Assuming the Yankees make the post season they will need to improve their starting rotation. While the rotation as it looks right now should be more than enough during the regular season come the post season it’s a whole different story. We will just have to wait and see.

        Again, Happy New Year my friend.

    • pjmarn6 - Dec 30, 2011 at 6:59 AM

      The manager consults a log book on every opposing player for pitching to him and for positioning fielders. That same book tells the manager how every member of his team has success against different pitchers and defenses.
      Too bad that gms don’t have a common sense book to refer to. 95% of the baseball players at 36 are over the hill. And there are literally thousands of young prospects begging to be looked at and given a chance.
      Taking a 36 year old and putting him on a farm club just takes away an opportunity from a young player very anxious to demonstrate his abilities.
      Would you prefer to buy a new car or a 18 year old car?

  2. humanexcrement - Dec 28, 2011 at 12:33 PM

    I’m a firm believer that a roster should have the 25 best players in the organization it (injuries notwithstanding), not some unwritten rule that there must be X number of righties and X number of lefties. I’d rather see the best pitcher get the job instead of a second LOOGY sitting there all season with his thumb up his ass just because he’s left-handed. That’s pretty much what happens on a lot of teams. Not saying Okajima is that kind of guy–he could very well turn out a useful season, but he (or someone like him) could also wind up taking somebody’s job who’s more deserving. What would you rather have, a third-rate lefty or a solid righty?

    • uyf1950 - Dec 28, 2011 at 1:10 PM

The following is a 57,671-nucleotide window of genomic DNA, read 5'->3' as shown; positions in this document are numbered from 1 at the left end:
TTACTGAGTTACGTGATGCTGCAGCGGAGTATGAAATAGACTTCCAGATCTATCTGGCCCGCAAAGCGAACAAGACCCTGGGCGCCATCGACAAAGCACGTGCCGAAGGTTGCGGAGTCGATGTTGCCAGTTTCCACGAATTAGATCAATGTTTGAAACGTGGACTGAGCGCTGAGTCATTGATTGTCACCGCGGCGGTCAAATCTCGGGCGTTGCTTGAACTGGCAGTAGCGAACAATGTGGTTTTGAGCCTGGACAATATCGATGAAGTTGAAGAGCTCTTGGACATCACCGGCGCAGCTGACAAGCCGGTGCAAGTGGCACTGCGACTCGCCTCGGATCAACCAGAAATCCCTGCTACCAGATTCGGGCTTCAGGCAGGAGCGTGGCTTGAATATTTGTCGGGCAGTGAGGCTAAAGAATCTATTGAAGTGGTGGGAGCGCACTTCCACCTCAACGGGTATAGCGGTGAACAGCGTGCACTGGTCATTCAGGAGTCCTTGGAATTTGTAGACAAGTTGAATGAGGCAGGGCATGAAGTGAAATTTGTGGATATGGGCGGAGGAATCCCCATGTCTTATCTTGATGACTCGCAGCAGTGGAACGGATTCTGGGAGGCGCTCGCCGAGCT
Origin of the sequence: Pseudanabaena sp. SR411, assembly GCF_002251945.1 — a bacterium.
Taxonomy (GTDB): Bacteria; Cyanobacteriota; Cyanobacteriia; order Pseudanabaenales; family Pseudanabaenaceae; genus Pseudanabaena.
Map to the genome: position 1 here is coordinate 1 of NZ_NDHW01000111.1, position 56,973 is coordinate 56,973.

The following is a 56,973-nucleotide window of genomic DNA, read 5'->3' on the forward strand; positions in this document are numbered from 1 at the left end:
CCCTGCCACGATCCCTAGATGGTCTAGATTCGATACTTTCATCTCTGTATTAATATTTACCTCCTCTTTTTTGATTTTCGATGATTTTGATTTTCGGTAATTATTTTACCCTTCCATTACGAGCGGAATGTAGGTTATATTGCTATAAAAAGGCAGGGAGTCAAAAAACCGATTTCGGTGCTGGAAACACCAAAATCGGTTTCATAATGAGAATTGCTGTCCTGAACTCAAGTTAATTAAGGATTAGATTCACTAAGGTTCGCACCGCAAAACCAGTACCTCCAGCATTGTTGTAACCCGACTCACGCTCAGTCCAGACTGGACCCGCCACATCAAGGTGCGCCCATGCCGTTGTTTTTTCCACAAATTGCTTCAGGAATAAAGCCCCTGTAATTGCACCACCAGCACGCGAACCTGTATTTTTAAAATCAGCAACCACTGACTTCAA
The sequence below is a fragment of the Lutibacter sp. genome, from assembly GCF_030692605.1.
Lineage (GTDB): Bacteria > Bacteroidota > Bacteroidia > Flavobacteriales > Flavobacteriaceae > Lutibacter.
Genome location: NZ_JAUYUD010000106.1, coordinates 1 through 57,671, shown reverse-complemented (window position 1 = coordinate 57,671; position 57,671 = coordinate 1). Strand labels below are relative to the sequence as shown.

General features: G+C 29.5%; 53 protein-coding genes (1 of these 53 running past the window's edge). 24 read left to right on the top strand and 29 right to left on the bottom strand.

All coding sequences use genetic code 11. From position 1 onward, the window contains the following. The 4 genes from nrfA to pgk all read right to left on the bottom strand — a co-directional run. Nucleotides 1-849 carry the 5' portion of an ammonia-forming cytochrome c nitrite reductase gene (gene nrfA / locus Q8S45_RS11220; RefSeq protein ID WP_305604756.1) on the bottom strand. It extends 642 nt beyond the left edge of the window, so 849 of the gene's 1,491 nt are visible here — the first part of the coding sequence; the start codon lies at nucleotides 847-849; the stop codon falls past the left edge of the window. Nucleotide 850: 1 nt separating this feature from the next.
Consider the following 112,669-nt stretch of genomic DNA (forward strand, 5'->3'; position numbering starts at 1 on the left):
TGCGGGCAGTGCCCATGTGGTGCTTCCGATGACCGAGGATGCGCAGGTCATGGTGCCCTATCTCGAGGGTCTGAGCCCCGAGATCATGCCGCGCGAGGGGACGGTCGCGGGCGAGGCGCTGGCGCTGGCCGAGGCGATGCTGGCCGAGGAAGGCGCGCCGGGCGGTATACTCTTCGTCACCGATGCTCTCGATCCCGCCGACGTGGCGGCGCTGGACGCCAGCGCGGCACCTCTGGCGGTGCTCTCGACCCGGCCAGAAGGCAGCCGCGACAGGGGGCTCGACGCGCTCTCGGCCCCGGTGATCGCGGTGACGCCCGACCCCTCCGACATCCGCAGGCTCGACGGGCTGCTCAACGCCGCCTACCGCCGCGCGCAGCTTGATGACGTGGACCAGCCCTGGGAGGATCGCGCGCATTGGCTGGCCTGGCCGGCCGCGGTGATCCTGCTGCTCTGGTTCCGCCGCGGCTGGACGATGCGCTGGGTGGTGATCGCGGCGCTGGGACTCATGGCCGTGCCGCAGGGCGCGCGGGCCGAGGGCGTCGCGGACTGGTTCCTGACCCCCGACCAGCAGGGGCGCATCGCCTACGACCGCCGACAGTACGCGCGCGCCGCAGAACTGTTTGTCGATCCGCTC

My friend, that’s quite a choice you leave the posters here with at the end of your comment: “a third-rate lefty or a solid righty”.

      Why can’t the choice be a “solid lefty” or an “third rate righty” for the same price. What would you rather have?

      • humanexcrement - Dec 28, 2011 at 10:02 PM

        I’m saying a guy shouldn’t get a spot ONLY because he’s left OR right-handed, the best guy should get it.

  3. psousa1 - Dec 28, 2011 at 1:21 PM

    As his career has gone on he has become more effective against righties than lefties. His best pitch is his changeup that dives away righties. He’s not a true lefty specialist. He now throws in the low to mid 80’s.

    • cur68 - Dec 28, 2011 at 1:45 PM

      Not only the pitches & their velocity but the pitching style, too. Only guy who can throw at an MLB level that isn’t looking at his target when he releases. Watching Okajima pitch is like watching a guy shoot with his eyes closed. How he doesn’t kill someone is beyond me. Lookin’ forward to more Okajima…

  4. foreverchipper10 - Dec 28, 2011 at 3:05 PM

    He gets to join the traveling AAA Yankees as their stadium gets renovated.

  5. homelanddefense - Dec 29, 2011 at 12:28 PM

    low risk, but his best days are well behind him. Be honest Yankee fans, if he were pitching against your team would it worry you?